Consumers who do not qualify for a traditional loan may consider a vehicle title loan. These short-term loans can put cash in your hand but are very risky. Before considering a vehicle title loan, check out this information on how these loans work, the risks, and some alternatives to title loans.
Typically, auto title loans are 30-day loans that require the vehicle owner to hand over their vehicle title to a lender as collateral. The lender keeps the tile of the vehicle, puts a lien on the automobile, and gives you cash. Loan amounts are generally 25 to 50 of the car's cash value. When the loan period is up, you have to pay back the loan and any fees associated with the loan to reclaim your title. This can be risky because you can lose your vehicle if you don’t repay the entire loan.
Vehicle title loans are often expensive. In addition to the amount lent, the loans come with a high Annual Percentage Rate and additional fees such as processing fees, origination fees, document fees, key fees, and other charges. By law the lender must inform you of the cost of the loan in writing before you sign the agreement. The APR is based on how much money you borrow, the monthly finance charge, the fees you’ll have to pay, and how long you borrow the money. Interest rates in states that do not have a cap on interest may charge 25 per month, or a 300 APR.
*Special Note for Military Service Members: Military service members and their dependents are protected under the Military Lending Act. Under the law, the APR is limited to 36.
Should You Get a Vehicle Title Loan?
Before deciding on an auto title loan, think about other options that may be available to you. Consider the following options:
- Contact your creditor and asked for more time to pay your bills
- Apply for a loan from a bank or credit union
- Use money saved up to handle your financial needs
- Speak with a credit counselor for debt management options
- Borrow money from friends or family
- Check your local charities, churches, and community centers for financial help and resources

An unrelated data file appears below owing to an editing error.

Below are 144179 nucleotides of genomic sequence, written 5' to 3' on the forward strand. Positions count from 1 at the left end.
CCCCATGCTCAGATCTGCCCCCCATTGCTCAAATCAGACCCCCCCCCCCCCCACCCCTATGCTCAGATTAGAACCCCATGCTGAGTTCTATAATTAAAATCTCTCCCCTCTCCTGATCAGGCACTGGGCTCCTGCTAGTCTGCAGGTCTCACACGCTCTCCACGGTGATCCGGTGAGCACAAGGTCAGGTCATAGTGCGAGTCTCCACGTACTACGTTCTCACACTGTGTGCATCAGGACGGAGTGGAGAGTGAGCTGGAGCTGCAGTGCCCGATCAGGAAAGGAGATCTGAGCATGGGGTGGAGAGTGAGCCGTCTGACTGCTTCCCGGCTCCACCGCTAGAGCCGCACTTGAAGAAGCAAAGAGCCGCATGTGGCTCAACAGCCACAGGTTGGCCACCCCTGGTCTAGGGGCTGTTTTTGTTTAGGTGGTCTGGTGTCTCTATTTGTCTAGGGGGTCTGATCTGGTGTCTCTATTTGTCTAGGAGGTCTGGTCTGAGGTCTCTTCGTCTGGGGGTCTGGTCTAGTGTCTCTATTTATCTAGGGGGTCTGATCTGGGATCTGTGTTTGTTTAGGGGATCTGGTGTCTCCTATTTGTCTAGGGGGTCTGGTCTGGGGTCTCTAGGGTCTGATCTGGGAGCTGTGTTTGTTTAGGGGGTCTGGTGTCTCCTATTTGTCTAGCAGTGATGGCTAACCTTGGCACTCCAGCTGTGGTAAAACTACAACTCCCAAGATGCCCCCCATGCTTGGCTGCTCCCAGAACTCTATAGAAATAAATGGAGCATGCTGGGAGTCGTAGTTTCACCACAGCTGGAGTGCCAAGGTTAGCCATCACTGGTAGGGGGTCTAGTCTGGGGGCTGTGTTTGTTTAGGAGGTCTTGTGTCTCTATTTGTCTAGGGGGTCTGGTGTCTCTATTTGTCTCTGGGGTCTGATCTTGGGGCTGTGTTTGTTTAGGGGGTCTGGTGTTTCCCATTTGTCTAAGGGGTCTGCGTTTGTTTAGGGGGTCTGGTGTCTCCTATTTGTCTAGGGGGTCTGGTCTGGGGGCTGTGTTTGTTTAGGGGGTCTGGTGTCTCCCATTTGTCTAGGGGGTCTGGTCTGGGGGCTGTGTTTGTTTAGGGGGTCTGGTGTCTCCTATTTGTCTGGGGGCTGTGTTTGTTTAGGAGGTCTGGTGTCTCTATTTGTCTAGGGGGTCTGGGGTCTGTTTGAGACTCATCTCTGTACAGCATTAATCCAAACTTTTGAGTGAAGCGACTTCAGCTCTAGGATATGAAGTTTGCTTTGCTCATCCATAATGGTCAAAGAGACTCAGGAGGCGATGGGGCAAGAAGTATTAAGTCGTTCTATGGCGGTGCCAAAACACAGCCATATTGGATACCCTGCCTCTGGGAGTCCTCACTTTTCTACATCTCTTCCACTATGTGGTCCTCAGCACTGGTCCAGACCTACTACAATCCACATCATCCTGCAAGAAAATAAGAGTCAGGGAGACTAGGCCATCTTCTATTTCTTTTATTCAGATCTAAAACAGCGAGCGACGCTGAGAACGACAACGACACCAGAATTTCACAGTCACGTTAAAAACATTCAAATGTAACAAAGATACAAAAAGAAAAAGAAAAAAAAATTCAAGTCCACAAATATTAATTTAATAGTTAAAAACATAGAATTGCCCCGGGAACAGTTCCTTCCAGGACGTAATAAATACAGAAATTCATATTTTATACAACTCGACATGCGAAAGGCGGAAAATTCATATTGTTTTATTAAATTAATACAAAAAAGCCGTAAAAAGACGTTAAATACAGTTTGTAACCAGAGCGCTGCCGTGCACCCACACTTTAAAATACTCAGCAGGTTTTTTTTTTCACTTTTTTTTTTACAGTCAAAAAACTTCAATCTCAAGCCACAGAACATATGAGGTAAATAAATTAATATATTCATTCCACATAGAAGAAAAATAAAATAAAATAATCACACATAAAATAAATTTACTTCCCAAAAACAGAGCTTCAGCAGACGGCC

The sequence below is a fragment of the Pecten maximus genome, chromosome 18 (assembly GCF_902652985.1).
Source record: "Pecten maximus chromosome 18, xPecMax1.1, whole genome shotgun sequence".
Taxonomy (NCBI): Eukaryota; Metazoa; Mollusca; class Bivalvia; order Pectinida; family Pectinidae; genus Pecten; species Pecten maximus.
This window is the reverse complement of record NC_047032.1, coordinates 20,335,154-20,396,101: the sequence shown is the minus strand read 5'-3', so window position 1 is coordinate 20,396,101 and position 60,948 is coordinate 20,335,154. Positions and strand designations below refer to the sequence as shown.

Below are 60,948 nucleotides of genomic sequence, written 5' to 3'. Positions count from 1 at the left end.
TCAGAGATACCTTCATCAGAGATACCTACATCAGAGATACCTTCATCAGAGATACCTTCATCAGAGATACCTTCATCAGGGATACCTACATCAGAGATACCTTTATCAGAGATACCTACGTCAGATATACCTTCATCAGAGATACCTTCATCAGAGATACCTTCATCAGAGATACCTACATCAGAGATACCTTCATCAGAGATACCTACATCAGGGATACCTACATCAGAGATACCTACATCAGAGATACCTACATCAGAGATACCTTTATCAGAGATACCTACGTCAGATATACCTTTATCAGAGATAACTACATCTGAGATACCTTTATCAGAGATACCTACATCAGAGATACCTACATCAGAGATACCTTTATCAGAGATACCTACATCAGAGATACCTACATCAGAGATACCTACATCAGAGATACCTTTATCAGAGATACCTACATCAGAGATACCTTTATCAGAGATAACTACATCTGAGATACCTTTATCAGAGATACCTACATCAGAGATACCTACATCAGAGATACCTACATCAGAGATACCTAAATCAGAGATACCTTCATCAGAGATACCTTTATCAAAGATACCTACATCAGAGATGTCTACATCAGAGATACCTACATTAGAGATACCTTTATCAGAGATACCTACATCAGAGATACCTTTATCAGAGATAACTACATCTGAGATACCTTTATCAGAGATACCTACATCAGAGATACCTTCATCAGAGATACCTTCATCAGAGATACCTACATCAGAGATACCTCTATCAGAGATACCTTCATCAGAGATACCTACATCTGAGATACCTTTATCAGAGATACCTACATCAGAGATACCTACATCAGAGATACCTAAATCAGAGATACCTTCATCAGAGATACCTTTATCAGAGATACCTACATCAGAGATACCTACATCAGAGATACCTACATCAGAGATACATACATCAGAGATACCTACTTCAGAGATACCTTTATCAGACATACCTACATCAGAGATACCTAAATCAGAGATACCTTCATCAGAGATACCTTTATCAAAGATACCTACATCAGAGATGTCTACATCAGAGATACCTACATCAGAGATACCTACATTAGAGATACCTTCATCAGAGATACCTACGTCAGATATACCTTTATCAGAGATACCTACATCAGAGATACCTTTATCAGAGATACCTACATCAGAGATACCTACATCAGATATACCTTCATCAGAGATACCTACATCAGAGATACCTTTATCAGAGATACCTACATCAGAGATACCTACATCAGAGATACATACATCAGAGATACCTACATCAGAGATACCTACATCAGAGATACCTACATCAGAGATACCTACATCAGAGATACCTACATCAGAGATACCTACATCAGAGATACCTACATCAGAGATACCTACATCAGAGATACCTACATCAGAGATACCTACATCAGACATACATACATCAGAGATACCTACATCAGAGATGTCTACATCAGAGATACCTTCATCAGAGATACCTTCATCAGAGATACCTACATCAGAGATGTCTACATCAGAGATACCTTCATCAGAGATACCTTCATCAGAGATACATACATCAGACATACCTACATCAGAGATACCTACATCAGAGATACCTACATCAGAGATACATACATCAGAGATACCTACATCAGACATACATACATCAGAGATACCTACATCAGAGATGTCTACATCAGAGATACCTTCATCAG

- Use a credit card instead
Choosing a Lender
If after considering these alternatives you still believe a title loan is right for you, carefully select a lender. Start by reviewing the company. Check out their Reputation Report for complaints, reviews, and background information on the company. Search the business's name online for any additional information that can help you make an informed decision. Take time to compare lenders; don’t just go with the first option that comes up. Compare the cost of the loan between lenders. Ask the following questions:
- What is the APR?
- What are the fees?
- When must I repay the money?
- What happens if I cannot repay?
Check with your state attorney general or state regulator about title lending laws in your state and any licensing requirements. Many states have consumer laws that help protect against these types of risky high cost loans. Verify that the business is licensed if that is a requirement in your state.
In general, to obtain a title loan, the borrower must own the vehicle and there can’t be any liens against the title. Lenders may require you to provide some of the following to obtain the loan:
- Original title showing ownership
- Government-issued identification, such as driver’s license, matching the name on the title
- Proof of residency matching the information on the title
- Current registration and insurance information
- Recent pay stubs, proof of income, or something showing your ability to repay the loan
- Two valid references including names, phone numbers, and addresses
- Working copy of the key to the vehicle
Only borrow what you can reasonably afford to repay. Read the entire loan agreement before you sign. Check for any additional fees, costs, or requirements that may not have been discussed verbally. Some fees to look out for include late, returned check, or rollover fees. Also, keep in mind that some lenders require GPS tracking to be placed on the vehicle in case the loan isn’t repaid and they have to repossess the automobile.
Additional Help Dealing With Lender
These types of high cost, high-risk loans are often associated with dishonest lenders. To report fraud or if you believe a lender is acting dishonestly, file a complaint. You should also report them to your state attorney general or state consumer protection office, and the Federal Trade Commission.
Follow Business Consumer Alliance on Facebook for trending information, scam alerts, and more. Don’t forget to share this information with others